Fetch data and automate your workflows with the Continuous Delivery REST API. Use the API to promote pipelines based on your own criteria and automate workspace setup to make onboarding new users more streamlined.

The Continuous Delivery REST API uses the OpenAPI standard to define and document the API via a specification. The OpenAPI Initiative has extensive documentation of the standard which can be followed. Continuous Delivery uses version 3.0.1 of the standard.

If you are familiar with REST and OpenAPI, skip to the OpenAPI specification section for more specific details on how Continuous Delivery implements OpenAPI.

Authenticate public APIs

The Continuous Delivery API supports authentication via personal access tokens associated with Continuous Delivery accounts. Authentication tokens are tied to the permissions granted to the user through role-based access control (RBAC), and they provide the user with the appropriate access to application programming interfaces (APIs).

Before you begin:
You need the personal access token you created in Add a personal access token. It is required for authentication.

Using personal access token to authenticate the Continuous Delivery public API.

  1. Add the personal access token you copied when creating the token and add this to the Authorization header of the API call. For example:
    curl --insecure --header \ 
     "Authorization: <token value>" \ 

REST API tutorial

Learn how to navigate a Continuous Delivery workflow entirely through the API using curl and bash.

Before you begin:

Make sure that you have read the Authentication section and have a personal access token. You need the personal access token you created in Add a personal access token. It is required for authentication.

This tutorial guides you through a Continuous Delivery workflow using the API.

  1. Create a workspace. From the command line run:
    curl --insecure --header “Authorization: <token value>” --request POST “https://<hostname>/cd4pe/api/v1/workspaces” --data ‘{ “name”: “my_workspace” }’

    This returns: { “domain”: “d3”, “name”: “my_workspace” }

    The application returns a 200 HTTP status code along with a JSON response body which contains the created workspace information. To perform subsequent API calls you need to extract the workspace ID from the response (referred to as the domain in the v1 create workspaces endpoint).

    Any authenticated user can create workspaces in Continuous Delivery, which means that no RBAC privileges are required for this step.

  2. Use the API to integrate a VCS provider in the workspace. This allows you to create code projects from the VCS provider. For example, connect a GitLab instance to the workspace:
    curl --insecure --header “Authorization: <token value>” --request POST “https://<hostname>/cd4pe/api/v1/vcs/gitlab?workspaceId=d3” --data ‘{ “token”: “<gitlab_token>”, “host”: “”,  “caCertificate”: “<ca_cert_data>” , httpClone: true  }’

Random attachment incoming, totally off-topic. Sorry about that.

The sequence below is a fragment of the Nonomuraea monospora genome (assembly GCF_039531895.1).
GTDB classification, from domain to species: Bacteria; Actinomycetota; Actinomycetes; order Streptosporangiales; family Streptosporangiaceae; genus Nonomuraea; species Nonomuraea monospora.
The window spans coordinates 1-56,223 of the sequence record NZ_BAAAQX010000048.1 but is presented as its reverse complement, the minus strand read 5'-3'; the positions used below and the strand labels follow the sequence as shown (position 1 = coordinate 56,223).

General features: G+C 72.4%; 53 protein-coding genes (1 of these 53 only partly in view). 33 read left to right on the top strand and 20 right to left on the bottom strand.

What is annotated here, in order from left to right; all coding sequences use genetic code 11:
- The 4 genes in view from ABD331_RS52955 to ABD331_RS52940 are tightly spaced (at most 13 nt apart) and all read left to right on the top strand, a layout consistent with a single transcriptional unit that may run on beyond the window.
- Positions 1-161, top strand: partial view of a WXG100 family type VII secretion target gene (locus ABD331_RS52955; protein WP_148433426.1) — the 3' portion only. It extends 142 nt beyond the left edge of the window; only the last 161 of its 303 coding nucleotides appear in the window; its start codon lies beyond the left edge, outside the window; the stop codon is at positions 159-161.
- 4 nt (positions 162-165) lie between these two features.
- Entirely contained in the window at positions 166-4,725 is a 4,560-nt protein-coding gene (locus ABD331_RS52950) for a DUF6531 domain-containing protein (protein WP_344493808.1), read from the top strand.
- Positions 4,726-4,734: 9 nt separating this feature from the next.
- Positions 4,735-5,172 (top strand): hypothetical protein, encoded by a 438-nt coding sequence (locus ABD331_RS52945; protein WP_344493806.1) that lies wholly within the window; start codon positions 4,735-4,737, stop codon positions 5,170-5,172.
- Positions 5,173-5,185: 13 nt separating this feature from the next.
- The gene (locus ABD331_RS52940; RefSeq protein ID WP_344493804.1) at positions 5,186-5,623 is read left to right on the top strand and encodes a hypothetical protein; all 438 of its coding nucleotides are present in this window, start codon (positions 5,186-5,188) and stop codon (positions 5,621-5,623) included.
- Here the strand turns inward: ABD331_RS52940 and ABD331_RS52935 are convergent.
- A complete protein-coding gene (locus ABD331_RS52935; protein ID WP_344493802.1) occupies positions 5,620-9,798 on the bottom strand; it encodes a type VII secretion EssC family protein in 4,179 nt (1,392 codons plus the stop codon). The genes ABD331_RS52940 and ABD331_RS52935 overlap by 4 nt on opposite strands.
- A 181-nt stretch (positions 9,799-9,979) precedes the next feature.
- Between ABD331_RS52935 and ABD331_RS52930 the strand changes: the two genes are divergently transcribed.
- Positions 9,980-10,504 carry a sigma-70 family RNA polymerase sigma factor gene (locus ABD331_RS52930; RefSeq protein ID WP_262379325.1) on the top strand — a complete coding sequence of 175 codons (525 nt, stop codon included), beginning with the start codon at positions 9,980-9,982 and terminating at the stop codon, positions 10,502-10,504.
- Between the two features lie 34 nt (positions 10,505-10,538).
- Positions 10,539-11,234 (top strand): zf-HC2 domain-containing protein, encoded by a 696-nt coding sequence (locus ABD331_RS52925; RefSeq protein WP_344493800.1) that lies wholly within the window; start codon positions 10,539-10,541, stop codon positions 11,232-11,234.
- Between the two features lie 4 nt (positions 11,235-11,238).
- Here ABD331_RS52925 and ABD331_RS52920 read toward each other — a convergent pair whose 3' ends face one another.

This returns: { “id”: “<uuid>”, “host”: “”, httpClone: true }

    The workspace ID is used in the query parameter of the request. Many entities in the application exist within a workspace, the workspace ID identifies which workspace to create the Gitlab integration in.
What to do next
Once the VCS provider is integrated, you can use the API to create code projects and pipelines within those projects. See the next section on the OpenAPI specification for more information about the OpenAPI specification file as much of the API documentation is within this file.

OpenAPI specification

Continuous Delivery includes the OpenAPI specification and it can be fetched from the web server from the following endpoint: curl --request GET “https://<hostname>/cd4pe/api/openapi.yaml”

Continuous Delivery-specific metadata

While the OpenAPI specification adheres to a specific standard schema, it is very extensible and allows API authors to define metadata on any object in the API.

The x-internal parameter is set to true on API endpoints and operations to indicate that the endpoint is an internal API meant to be used by the UI. Endpoints and operations where this tag is set are not intended for customer use. The parameter is set either on a path or specific HTTP verb, for endpoints where some operations are allowed but not others.

Please refer to the OpenAPI specification when learning how to use the API. The file is quite large and so it may be helpful to use one of the many available tools to visualize the specification.

Version and compatibility

All endpoints in the Continuous Delivery are versioned so that updates do not break existing workflows. When an endpoint is removed from the Continuous Delivery API, a deprecation warning is issued at least 2 minor releases before the endpoint is removed. The deprecated field in the OpenAPI specification indicates what operation or component is deprecated.

An API breaking change is any change to the API that would cause a caller to begin failing, such as:

  • Removing an endpoint without giving a deprecation warning.
  • Adding a new required field in a request body, query parameter, or response body.
  • Removing a field from a request body, query parameter, or response body.
  • Changing the type of a field in a request body, query parameter, or response body.

Changes that are not considered to be API breaking:

  • Adding a new optional field in a request body, query parameter, or response body.
  • Making a required field optional.